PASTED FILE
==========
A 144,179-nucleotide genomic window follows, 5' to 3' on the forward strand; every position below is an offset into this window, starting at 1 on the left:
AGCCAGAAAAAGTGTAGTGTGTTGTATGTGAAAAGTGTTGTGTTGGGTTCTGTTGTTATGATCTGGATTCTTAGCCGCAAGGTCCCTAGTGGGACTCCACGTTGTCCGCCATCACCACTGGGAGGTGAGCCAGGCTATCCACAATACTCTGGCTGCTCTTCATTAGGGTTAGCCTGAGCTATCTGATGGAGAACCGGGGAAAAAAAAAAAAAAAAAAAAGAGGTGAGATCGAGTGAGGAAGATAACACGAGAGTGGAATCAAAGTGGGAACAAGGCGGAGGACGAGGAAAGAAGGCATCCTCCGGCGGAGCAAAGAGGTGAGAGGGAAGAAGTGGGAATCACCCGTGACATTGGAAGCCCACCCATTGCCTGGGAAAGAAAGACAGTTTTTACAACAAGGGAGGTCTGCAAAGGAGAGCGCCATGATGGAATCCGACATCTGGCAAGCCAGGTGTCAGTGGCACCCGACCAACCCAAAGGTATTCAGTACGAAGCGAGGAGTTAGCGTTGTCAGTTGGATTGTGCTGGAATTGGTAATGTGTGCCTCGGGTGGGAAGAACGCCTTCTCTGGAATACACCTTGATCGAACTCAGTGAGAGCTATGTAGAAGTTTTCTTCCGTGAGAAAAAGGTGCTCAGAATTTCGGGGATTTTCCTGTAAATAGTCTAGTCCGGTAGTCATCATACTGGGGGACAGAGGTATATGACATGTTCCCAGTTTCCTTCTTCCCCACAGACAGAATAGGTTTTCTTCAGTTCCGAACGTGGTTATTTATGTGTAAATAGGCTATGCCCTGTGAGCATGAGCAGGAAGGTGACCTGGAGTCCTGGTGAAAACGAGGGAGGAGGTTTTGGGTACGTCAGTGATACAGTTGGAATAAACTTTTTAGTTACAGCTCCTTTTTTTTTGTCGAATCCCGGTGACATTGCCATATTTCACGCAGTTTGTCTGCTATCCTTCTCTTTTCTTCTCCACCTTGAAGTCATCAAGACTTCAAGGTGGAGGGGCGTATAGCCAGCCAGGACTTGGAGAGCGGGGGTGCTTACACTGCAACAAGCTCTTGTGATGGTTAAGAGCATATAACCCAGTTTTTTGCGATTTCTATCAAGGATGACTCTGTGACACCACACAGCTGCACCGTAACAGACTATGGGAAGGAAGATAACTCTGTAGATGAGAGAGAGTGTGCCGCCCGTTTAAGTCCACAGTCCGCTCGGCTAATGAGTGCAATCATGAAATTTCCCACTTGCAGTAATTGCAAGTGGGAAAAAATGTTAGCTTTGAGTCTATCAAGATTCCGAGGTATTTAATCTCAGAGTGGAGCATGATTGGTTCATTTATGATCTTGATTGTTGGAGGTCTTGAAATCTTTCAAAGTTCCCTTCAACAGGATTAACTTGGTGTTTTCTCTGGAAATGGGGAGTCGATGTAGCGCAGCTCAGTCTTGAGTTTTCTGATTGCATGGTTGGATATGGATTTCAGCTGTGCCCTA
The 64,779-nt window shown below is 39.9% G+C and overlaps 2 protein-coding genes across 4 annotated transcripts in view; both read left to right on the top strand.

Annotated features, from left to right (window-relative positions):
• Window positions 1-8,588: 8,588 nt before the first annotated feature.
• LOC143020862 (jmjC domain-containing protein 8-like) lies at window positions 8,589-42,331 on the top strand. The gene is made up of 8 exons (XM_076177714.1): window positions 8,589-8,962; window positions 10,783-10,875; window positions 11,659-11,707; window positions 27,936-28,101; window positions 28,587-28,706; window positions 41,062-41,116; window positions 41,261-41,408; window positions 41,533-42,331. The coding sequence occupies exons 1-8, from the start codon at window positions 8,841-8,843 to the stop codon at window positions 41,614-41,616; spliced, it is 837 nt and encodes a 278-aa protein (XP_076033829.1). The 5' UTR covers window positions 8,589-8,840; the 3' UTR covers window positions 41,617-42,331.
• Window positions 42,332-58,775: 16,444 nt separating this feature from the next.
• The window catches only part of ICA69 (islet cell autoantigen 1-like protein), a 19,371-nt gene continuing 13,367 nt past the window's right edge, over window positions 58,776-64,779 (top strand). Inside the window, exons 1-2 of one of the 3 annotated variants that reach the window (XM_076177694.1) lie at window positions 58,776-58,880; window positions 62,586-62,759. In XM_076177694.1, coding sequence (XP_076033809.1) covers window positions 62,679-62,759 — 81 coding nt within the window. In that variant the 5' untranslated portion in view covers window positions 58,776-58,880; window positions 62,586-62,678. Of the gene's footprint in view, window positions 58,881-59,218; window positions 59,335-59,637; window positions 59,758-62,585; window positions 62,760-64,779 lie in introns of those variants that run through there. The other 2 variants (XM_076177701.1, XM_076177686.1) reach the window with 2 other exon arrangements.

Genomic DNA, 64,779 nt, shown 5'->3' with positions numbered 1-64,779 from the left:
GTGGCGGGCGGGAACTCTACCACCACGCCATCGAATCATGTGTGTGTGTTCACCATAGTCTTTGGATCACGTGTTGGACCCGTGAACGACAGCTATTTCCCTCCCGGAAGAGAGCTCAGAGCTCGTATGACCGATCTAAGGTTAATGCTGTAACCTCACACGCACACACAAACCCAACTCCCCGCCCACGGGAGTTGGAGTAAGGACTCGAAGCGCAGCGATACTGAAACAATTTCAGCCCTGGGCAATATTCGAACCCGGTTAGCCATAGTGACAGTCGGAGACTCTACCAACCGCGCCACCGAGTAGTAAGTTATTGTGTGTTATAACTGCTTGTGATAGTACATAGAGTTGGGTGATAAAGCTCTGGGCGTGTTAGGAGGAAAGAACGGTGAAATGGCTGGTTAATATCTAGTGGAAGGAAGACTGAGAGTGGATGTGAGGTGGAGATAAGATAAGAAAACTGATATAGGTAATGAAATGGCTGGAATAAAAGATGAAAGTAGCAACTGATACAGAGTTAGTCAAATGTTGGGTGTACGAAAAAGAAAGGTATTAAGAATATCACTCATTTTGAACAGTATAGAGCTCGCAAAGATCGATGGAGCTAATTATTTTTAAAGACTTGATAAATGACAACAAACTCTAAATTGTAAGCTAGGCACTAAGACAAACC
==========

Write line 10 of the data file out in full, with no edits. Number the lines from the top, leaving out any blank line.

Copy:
GTGGCGGGCGGGAACTCTACCACCACGCCATCGAATCATGTGTGTGTGTTCACCATAGTCTTTGGATCACGTGTTGGACCCGTGAACGACAGCTATTTCCCTCCCGGAAGAGAGCTCAGAGCTCGTATGACCGATCTAAGGTTAATGCTGTAACCTCACACGCACACACAAACCCAACTCCCCGCCCACGGGAGTTGGAGTAAGGACTCGAAGCGCAGCGATACTGAAACAATTTCAGCCCTGGGCAATATTCGAACCCGGTTAGCCATAGTGACAGTCGGAGACTCTACCAACCGCGCCACCGAGTAGTAAGTTATTGTGTGTTATAACTGCTTGTGATAGTACATAGAGTTGGGTGATAAAGCTCTGGGCGTGTTAGGAGGAAAGAACGGTGAAATGGCTGGTTAATATCTAGTGGAAGGAAGACTGAGAGTGGATGTGAGGTGGAGATAAGATAAGAAAACTGATATAGGTAATGAAATGGCTGGAATAAAAGATGAAAGTAGCAACTGATACAGAGTTAGTCAAATGTTGGGTGTACGAAAAAGAAAGGTATTAAGAATATCACTCATTTTGAACAGTATAGAGCTCGCAAAGATCGATGGAGCTAATTATTTTTAAAGACTTGATAAATGACAACAAACTCTAAATTGTAAGCTAGGCACTAAGACAAACC